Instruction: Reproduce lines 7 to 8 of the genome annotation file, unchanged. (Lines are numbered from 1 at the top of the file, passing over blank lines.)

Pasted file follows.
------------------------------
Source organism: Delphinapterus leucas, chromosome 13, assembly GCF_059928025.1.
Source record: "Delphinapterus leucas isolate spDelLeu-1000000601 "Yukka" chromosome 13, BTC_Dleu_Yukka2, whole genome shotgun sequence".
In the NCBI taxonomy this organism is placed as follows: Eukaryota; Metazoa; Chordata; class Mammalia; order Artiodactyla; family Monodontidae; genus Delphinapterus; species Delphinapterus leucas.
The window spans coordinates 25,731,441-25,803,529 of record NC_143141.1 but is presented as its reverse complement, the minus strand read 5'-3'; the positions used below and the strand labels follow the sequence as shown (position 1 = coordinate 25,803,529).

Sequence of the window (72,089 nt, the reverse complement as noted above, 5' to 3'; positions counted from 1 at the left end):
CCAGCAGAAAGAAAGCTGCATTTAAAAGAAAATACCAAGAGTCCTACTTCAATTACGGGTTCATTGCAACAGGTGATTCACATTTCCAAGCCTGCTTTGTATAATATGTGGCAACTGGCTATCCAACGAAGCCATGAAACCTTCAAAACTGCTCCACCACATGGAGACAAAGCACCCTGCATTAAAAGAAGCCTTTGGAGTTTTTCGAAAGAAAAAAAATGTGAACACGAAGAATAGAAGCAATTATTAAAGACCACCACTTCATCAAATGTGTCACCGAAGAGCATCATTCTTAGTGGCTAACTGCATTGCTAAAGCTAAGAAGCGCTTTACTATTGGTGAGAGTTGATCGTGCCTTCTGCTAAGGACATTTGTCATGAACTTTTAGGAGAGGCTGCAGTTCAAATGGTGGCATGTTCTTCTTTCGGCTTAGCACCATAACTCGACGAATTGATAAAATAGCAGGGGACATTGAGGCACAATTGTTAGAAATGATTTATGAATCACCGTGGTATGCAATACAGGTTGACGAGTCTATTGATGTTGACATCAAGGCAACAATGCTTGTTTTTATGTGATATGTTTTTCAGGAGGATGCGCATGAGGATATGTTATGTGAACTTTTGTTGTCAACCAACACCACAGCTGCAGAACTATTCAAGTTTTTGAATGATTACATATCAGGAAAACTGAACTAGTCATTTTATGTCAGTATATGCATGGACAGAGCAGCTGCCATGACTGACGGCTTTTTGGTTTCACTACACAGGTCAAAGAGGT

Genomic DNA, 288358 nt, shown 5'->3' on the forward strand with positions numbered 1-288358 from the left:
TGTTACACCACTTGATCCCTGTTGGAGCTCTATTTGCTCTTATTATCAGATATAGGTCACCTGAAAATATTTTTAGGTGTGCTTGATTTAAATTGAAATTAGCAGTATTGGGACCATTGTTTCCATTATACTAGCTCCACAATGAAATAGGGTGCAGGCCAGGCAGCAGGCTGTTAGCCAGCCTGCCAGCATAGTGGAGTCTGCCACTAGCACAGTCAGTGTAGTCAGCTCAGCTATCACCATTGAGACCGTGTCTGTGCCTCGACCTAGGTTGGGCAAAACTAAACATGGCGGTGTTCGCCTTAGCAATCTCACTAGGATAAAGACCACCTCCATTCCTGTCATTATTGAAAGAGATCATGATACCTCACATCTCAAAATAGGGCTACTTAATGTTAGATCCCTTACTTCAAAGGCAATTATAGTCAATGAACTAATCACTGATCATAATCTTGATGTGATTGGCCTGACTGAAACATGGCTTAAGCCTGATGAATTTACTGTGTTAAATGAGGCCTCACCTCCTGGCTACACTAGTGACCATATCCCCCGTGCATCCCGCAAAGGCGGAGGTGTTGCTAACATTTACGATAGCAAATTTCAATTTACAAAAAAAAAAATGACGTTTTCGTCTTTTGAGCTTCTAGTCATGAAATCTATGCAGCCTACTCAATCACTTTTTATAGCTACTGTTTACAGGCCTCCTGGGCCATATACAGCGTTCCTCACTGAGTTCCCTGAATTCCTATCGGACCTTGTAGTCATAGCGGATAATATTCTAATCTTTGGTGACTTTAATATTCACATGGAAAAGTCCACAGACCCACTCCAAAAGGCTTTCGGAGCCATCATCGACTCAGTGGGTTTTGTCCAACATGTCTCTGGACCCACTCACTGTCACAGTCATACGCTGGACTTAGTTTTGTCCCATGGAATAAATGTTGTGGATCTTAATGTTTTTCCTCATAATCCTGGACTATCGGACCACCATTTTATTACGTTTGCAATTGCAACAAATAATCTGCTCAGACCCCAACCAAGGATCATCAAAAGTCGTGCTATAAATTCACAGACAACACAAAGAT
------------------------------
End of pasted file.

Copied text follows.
Genomic DNA, 288358 nt, shown 5'->3' on the forward strand with positions numbered 1-288358 from the left:
TGTTACACCACTTGATCCCTGTTGGAGCTCTATTTGCTCTTATTATCAGATATAGGTCACCTGAAAATATTTTTAGGTGTGCTTGATTTAAATTGAAATTAGCAGTATTGGGACCATTGTTTCCATTATACTAGCTCCACAATGAAATAGGGTGCAGGCCAGGCAGCAGGCTGTTAGCCAGCCTGCCAGCATAGTGGAGTCTGCCACTAGCACAGTCAGTGTAGTCAGCTCAGCTATCACCATTGAGACCGTGTCTGTGCCTCGACCTAGGTTGGGCAAAACTAAACATGGCGGTGTTCGCCTTAGCAATCTCACTAGGATAAAGACCACCTCCATTCCTGTCATTATTGAAAGAGATCATGATACCTCACATCTCAAAATAGGGCTACTTAATGTTAGATCCCTTACTTCAAAGGCAATTATAGTCAATGAACTAATCACTGATCATAATCTTGATGTGATTGGCCTGACTGAAACATGGCTTAAGCCTGATGAATTTACTGTGTTAAATGAGGCCTCACCTCCTGGCTACACTAGTGACCATATCCCCCGTGCATCCCGCAAAGGCGGAGGTGTTGCTAACATTTACGATAGCAAATTTCAATTTACAAAAAAAAAAATGACGTTTTCGTCTTTTGAGCTTCTAGTCATGAAATCTATGCAGCCTACTCAATCACTTTTTATAGCTACTGTTTACAGGCCTCCTGGGCCATATACAGCGTTCCTCACTGAGTTCCCTGAATTCCTATCGGACCTTGTAGTCATAGCGGATAATATTCTAATCTTTGGTGACTTTAATATTCACATGGAAAAGTCCACAGACCCACTCCAAAAGGCTTTCGGAGCCATCATCGACTCAGTGGGTTTTGTCCAACATGTCTCTGGACCCACTCACTGTCACAGTCATACGCTGGACTTAGTTTTGTCCCATGGAATAAATGTTGTGGATCTTAATGTTTTTCCTCATAATCCTGGACTATCGGACCACCATTTTATTACGTTTGCAATTGCAACAAATAATCTGCTCAGACCCCAACCAAGGATCATCAAAAGTCGTGCTATAAATTCACAGACAACACAAAGAT